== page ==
Some times, the Kindle Daily Deal email can really deliver, and one day this month, it did with Alan Dean Foster’s Montezuma Strip. A collection of short stories originally published in 1995, it focuses on an imagined USA-Mexico border a century in the future. Here, “stretching from the Pacific to the Gulf of Mexico,” is the center of techno-industrialization for the world. Like any such place, where there’s industry, there’s greed, and where there’s greed, there’s crime. And crime is the industry Angel Cardenas works in.
Cardenas is a Tex-Mex federal cop based out of Nogales. He is also an “Intuit.” Born with a heightened intuition, he is something of a living lie detector. Angel is able to pick up the subtle visual and audible cues we all give off, but rarely glean from others, and this, coupled with his experience and his own logical thinking, makes him a damn good officer. One who is in much demand when crimes in other districts are beyond the ken of local law enforcement.
From figuring out how two software designers were killed, or in Foster’s parlance, “vacuumed,” to infiltrating a protection racket masquerading as a religious order, Cardenas has his hands full in a world where First World technology butts up against Third World labor practices.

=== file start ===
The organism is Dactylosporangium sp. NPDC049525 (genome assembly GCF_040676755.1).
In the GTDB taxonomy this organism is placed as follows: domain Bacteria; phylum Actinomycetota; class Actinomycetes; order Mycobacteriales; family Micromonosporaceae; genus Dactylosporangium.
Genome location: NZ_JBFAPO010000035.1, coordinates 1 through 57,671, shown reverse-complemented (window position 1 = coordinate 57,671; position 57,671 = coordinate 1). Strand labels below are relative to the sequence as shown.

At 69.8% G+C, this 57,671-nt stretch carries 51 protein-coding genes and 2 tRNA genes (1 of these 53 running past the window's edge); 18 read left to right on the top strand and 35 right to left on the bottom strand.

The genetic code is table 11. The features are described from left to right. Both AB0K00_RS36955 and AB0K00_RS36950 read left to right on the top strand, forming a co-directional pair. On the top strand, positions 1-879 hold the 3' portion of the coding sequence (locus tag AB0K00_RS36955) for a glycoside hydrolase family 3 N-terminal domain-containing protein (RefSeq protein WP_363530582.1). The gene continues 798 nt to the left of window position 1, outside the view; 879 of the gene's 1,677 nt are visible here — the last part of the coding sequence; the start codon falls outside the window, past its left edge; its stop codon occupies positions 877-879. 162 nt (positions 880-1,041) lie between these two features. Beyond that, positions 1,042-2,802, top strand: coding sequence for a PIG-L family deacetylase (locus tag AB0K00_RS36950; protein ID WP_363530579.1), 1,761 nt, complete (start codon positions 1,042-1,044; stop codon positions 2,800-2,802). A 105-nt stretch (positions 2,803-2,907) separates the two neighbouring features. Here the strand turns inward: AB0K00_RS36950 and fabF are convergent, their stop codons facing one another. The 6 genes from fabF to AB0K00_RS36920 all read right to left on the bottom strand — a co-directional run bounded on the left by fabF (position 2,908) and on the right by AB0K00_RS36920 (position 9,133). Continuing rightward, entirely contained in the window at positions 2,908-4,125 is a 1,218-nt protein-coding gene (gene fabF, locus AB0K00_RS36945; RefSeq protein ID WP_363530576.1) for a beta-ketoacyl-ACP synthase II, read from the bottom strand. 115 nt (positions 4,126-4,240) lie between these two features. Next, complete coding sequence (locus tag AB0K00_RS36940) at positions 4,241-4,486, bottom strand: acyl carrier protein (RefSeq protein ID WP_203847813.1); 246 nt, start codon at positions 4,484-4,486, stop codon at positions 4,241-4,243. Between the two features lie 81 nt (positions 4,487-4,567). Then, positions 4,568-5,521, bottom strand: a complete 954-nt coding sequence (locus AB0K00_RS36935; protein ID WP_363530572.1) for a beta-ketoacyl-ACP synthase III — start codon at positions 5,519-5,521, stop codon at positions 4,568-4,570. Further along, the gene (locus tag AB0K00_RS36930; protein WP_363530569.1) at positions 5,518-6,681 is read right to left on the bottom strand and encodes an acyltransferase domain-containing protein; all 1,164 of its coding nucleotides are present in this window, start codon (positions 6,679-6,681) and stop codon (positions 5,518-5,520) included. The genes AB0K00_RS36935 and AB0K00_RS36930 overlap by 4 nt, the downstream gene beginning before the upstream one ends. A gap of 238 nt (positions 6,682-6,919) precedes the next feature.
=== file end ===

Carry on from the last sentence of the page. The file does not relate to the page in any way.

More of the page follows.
I found the world Foster created fascinating, on par with those built by Gibson, Sterling, Stephenson, Rucker, and others in the 1980s and ’90s. If you’ve ever read those authors’ dystopian science fiction works, you’ll feel right at home in the Montezuma Strip. Angel Cardenas reads to me like a prototype for Steven Kotler’s Lion Zorn. Given the current socio-political situation on the US-Mexico border, and the deteriorating relationship with China as an economic partner, Foster’s work from nearly two decades ago doesn’t sound as far-fetched as it might have when first published.
If you’re a fan of Alan Dean Foster, cyberpunk-style sci-fi, or just good characters and great writing in general, you won’t be disappointed with Montezuma Strip.
5/5 phins, I loved it.